Human trafficking involves using force, fraud or coercion to compel someone to engage in commercial sex or other work. It is recognized as a major global public health problem and often occurs before, during, and after major crises such as covid-19. Trafficking can adversely affect individual health. Health issues that can be caused or exacerbated by human trafficking include traumatic injury, infections, unwanted pregnancy, malnutrition, exposure to toxins, PTSD and depression. The results of these stressors can include family strife/disintegration, community bias/discrimination, business drive for exploitable/unpaid labor, and societal expectations of cheap consumer goods. Because trafficking is a clandestine criminal activity, its prevalence is difficult to quantify. Based on 2016 estimates, internationally there may be as many as 24.9 million people currently in forced labor. Covid-19 has likely increased the risks associated with trafficking in at least three ways: 1) increasing the health risks for those already exploited; 2) heightening the risk of new victims being exploited and; 3) disrupting response efforts.
In the United States, more than two-thirds of trafficking victims access health care while being trafficked (as opposed to after), creating a responsibility for healthcare professionals and other service providers to be aware of trafficking and take steps to detect it and, when possible, to prevent it. During the covid-19 pandemic healthcare professionals on the frontlines can help in the following ways: 1) assess high-risk patients for trafficking by looking for occupational injuries, substance use patterns, and mental health presentations; 2) address the social determinants of health and connect patients with healthcare and community-based resources they need; 3) educate other health professionals on trafficking; 4) build health systems protocols to respond to trafficking; 5) for long-term care providers, engage with isolated individuals regularly via secure telecommunication (short-term providers may attempt to arrange follow-up with appropriate providers); 6) teach families to spot both abuse and common avenues of recruitment into forced labor and the commercial sex industry; 7) conduct Know Your Rights trainings to increase awareness of exploitative circumstances; and 8) promote harm reduction strategies.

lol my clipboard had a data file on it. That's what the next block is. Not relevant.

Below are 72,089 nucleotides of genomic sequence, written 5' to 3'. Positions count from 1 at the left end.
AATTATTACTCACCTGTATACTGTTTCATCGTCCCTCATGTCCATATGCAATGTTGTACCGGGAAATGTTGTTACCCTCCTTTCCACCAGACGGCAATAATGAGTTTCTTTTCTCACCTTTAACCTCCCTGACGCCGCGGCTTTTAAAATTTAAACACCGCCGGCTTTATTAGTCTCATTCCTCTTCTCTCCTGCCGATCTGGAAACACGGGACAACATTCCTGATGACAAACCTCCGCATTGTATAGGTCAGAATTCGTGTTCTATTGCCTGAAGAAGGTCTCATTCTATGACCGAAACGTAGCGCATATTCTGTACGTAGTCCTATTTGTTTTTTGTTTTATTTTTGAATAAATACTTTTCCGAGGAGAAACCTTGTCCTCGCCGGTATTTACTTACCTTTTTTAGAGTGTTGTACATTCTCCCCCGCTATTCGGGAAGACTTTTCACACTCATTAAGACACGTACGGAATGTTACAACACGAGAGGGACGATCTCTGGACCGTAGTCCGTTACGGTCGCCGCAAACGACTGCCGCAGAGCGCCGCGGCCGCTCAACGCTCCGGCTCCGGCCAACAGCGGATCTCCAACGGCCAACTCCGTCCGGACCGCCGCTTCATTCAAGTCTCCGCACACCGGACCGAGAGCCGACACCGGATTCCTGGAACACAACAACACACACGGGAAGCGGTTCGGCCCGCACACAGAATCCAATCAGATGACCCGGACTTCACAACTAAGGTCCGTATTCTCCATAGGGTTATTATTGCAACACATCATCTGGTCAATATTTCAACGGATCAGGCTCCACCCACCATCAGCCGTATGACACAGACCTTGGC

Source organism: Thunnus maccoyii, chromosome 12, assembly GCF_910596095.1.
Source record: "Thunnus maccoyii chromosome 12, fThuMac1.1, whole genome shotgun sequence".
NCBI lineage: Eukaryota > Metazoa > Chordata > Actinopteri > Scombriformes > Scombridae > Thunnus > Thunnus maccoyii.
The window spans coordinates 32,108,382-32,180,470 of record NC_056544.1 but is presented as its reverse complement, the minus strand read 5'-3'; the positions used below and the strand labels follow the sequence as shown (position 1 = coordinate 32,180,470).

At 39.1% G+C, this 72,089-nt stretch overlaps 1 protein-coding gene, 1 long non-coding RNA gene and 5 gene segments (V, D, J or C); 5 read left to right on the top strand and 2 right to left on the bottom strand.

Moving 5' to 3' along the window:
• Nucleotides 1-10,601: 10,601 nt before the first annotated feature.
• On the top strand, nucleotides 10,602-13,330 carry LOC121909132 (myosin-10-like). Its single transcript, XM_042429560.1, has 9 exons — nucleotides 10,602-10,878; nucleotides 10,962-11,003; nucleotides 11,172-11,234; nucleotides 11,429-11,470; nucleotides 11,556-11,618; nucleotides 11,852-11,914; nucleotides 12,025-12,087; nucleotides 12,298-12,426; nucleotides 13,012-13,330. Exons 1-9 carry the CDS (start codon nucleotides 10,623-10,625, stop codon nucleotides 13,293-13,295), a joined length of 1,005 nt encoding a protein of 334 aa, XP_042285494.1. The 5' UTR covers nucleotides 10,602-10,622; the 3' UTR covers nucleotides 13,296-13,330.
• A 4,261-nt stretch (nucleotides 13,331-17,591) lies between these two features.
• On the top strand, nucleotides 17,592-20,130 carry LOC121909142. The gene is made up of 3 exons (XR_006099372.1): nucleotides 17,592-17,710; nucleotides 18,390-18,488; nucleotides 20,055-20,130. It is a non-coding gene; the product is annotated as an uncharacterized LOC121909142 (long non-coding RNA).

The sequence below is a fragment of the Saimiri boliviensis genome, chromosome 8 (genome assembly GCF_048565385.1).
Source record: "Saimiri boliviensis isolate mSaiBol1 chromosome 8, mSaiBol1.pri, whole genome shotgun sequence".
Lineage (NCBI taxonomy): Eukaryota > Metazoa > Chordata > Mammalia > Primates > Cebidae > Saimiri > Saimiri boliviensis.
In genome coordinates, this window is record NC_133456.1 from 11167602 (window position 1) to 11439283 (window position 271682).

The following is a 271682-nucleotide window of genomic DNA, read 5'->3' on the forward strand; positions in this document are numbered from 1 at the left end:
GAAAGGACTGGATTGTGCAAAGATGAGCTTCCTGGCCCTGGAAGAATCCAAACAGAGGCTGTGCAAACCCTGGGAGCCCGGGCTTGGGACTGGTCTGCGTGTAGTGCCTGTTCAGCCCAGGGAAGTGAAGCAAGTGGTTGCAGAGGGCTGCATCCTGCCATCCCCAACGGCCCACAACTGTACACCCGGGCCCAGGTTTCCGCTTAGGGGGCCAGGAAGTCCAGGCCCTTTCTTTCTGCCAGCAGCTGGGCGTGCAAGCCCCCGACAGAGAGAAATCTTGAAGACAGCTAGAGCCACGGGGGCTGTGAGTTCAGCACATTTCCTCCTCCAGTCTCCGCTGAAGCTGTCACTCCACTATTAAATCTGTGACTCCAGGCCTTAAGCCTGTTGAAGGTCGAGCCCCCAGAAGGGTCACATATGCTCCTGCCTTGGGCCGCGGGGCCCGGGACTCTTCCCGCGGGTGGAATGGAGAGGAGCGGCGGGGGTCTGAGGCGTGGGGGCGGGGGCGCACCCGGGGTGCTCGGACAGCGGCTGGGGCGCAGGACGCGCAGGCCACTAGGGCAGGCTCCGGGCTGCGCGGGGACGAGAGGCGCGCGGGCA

Organizations can assist trafficked patients/clients during this pandemic in the following ways: 1) expand digital avenues for innovative engagement with clients; 2) evaluate for new client needs/vulnerabilities arising as a consequence of reduced access to opportunities/services; 3) help clients safety plan for themselves and their families; 4) integrate client voice and input into program design; 5) institute intentional self-care to combat secondary and vicarious trauma for healthcare and other social service providers; and 5) coordinate sustainability planning and transition planning in case of provider illness.